A flash of yellow caught her eye and she noticed there was a National Geographic magazine from the 90’s. Maia flipped through the pictures.  There was no one around. She decided to take one. But she always felt strange taking these books from the street without paying even if she didn’t have any money. She opened her backpack and took out a little notebook. Tearing a page off, she wrote, ‘Dear Neighbour in House 89, Thank you for this National Geographic. This issue has pictures about the Mayans. We studied about them in Geography class. Yours sincerely, Maia Brown, House 82’. Maia folded the note and placed it below the books. In case her neighbours might miss it, she wrote on top of the note once again in bold capitals, ‘Thank You, Mr/Mrs Neighbour in House 89’. 

The next day, she noticed that the book case was still there and the shelf was full, as though someone added another magazine to fill the gap left by the one Maia took the previous day. She took the magazine and wrote a thank you note again.

This happened a few times until the last day of school before the half term break. As Maia tried to take the magazine out, the bookshelf came crashing down. Maia jumped out of the way and then bent down to pick up all the books and magazines, when she heard a voice.

“Hey, what are you doing over there?”, the voice asked in an American accent.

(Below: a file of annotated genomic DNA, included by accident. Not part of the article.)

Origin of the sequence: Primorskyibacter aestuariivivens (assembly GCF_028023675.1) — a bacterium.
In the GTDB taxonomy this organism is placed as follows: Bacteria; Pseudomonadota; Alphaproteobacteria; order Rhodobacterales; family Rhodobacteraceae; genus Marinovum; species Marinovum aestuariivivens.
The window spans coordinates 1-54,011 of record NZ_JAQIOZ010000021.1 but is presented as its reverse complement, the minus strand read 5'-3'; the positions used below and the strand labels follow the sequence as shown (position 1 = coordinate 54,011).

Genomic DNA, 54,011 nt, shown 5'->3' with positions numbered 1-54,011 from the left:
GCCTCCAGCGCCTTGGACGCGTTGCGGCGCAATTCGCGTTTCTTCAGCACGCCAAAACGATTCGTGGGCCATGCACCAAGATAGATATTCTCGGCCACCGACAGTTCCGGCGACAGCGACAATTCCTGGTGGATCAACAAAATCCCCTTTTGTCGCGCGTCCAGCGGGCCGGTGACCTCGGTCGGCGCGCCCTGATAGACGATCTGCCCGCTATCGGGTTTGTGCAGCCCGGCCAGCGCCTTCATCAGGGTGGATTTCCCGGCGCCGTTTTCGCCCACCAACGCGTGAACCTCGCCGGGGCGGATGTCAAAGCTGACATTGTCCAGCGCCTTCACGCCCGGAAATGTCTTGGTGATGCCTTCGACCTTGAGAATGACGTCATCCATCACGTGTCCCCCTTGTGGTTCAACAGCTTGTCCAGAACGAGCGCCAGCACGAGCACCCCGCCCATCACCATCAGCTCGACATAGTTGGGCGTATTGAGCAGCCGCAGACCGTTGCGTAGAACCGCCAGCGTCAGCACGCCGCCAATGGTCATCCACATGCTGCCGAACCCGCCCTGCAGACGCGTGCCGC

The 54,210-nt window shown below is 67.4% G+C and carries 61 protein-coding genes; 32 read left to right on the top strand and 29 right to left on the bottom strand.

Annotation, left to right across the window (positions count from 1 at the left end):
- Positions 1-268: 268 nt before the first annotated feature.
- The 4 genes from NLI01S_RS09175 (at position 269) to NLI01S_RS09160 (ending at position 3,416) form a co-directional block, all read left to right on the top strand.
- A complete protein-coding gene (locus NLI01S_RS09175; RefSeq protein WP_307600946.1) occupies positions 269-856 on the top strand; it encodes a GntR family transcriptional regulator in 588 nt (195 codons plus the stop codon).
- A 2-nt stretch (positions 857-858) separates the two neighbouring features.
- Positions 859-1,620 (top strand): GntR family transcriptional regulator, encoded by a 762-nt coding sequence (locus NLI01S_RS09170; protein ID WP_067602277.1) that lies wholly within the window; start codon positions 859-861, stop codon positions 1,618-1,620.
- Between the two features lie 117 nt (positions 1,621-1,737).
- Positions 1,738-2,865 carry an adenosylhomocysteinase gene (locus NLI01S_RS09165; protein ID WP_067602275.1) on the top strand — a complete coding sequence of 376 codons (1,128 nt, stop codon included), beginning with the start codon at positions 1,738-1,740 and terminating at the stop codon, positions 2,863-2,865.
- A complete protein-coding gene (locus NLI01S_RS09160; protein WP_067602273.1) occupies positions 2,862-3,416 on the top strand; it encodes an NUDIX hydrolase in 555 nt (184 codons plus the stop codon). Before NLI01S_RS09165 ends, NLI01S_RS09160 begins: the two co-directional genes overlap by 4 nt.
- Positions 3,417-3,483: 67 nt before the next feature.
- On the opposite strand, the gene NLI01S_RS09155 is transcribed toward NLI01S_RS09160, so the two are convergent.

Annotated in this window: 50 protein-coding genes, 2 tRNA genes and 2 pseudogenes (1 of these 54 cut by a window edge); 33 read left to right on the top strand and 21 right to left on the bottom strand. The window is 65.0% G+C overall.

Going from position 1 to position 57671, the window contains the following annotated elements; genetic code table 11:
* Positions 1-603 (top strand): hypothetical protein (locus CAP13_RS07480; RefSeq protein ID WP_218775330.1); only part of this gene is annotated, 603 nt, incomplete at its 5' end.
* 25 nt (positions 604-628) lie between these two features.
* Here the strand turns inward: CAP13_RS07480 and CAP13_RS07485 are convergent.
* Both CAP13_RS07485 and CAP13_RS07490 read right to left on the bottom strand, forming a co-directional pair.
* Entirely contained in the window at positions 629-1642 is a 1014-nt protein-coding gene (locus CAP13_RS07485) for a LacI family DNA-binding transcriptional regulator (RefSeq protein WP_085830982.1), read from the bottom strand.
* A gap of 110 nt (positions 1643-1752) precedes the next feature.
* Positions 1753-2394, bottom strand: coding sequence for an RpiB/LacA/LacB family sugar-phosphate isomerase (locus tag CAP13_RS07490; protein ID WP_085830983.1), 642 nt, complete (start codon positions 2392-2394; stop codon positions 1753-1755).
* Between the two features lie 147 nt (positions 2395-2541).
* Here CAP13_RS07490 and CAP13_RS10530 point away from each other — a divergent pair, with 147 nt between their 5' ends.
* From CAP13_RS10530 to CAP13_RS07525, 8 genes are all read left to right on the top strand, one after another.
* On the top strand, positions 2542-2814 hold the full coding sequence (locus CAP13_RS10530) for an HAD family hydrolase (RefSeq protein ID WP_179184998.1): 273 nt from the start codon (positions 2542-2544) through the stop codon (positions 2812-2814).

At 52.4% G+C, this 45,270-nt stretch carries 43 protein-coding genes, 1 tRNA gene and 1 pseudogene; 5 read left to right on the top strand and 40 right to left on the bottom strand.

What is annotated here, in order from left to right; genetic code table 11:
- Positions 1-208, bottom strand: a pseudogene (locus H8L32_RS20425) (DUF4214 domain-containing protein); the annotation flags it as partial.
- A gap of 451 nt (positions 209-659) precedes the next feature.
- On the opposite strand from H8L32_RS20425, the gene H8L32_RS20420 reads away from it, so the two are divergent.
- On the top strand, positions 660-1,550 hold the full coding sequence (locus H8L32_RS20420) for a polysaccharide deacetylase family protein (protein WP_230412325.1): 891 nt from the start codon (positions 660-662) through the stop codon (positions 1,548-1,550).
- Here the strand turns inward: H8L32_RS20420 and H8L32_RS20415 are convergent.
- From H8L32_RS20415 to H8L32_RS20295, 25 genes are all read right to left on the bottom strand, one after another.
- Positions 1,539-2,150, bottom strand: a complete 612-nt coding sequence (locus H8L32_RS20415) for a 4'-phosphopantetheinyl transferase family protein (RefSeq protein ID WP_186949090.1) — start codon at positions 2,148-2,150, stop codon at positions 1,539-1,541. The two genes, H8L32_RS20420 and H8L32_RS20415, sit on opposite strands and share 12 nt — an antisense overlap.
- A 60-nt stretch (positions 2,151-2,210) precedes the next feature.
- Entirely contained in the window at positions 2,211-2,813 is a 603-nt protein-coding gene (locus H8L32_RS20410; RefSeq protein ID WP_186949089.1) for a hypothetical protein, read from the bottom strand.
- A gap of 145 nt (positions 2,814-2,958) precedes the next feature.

Maia saw a boy perhaps a year or two younger than her, staring at her from the alley in the garden. He didn’t come up to her to help her or put the shelf back up again. She continued without replying.

“Are you our neighbour?”, he asked

“Yes I am. Do you think you can come and help me with this book shelf please?”


“It’s on the ground and these books are getting dirt on them.”

“What will you give me?”

“Nothing, as it’s your book shelf.”

“It’s not mine. It’s Grandpa’s.”

Maia didn’t look up or say anything.

“Oh alright. I’ll help. What should I do?”

“First help me push up this shelf and then bring all those books and magazines that are strewn about everywhere.”

“What’s ‘strewn’? You guys talk funny here.”

“It means spread out. All those books that have fallen everywhere, please just pick them up and bring them back.”

Maia and the boy managed to get the shelf up; it wasn’t that heavy and they managed to get the shelf standing.

“What were you doing before the shelf fell down?”

“I was writing a thank you note.”

“What for?”

“For this magazine I was about to take from this bookshelf.”

“But Grandpa said they were free.”

“Yes, that’s what’s written here, but I just wanted to say thank you.”

“Grandpa doesn’t care.”

“That’s alright, I still wanted to say thank you.”

“Why don’t you just say thank you to Grandpa then?”

“I would love to do that.”

“Well why don’t ya. But he definitely won’t care. Don’t say I didn’t warn ya.”

The boy opened the door to House 89 and walked in.

“What are you waiting for? Come on inside.”

Maia was standing on the porch, in disbelief that she would finally be able to go inside House 89 and discover who lived there.

Everything inside was green - the carpet on the floor, the walls, the shoe rack, the furniture. On the wall, there were Japanese prints and large pictures of the Earth and how it was formed millions of years ago. On the right of the hall was a living room and someone was sitting on an arm chair, reading a newspaper and drinking tea.

“Hey Grandpa, this girl wants to thank ya, she talks funny though, don’t say I didn’t warn ya,” the boy said out loud.

“What for?”, the someone from the chair replied, the accent sounded more British and less American.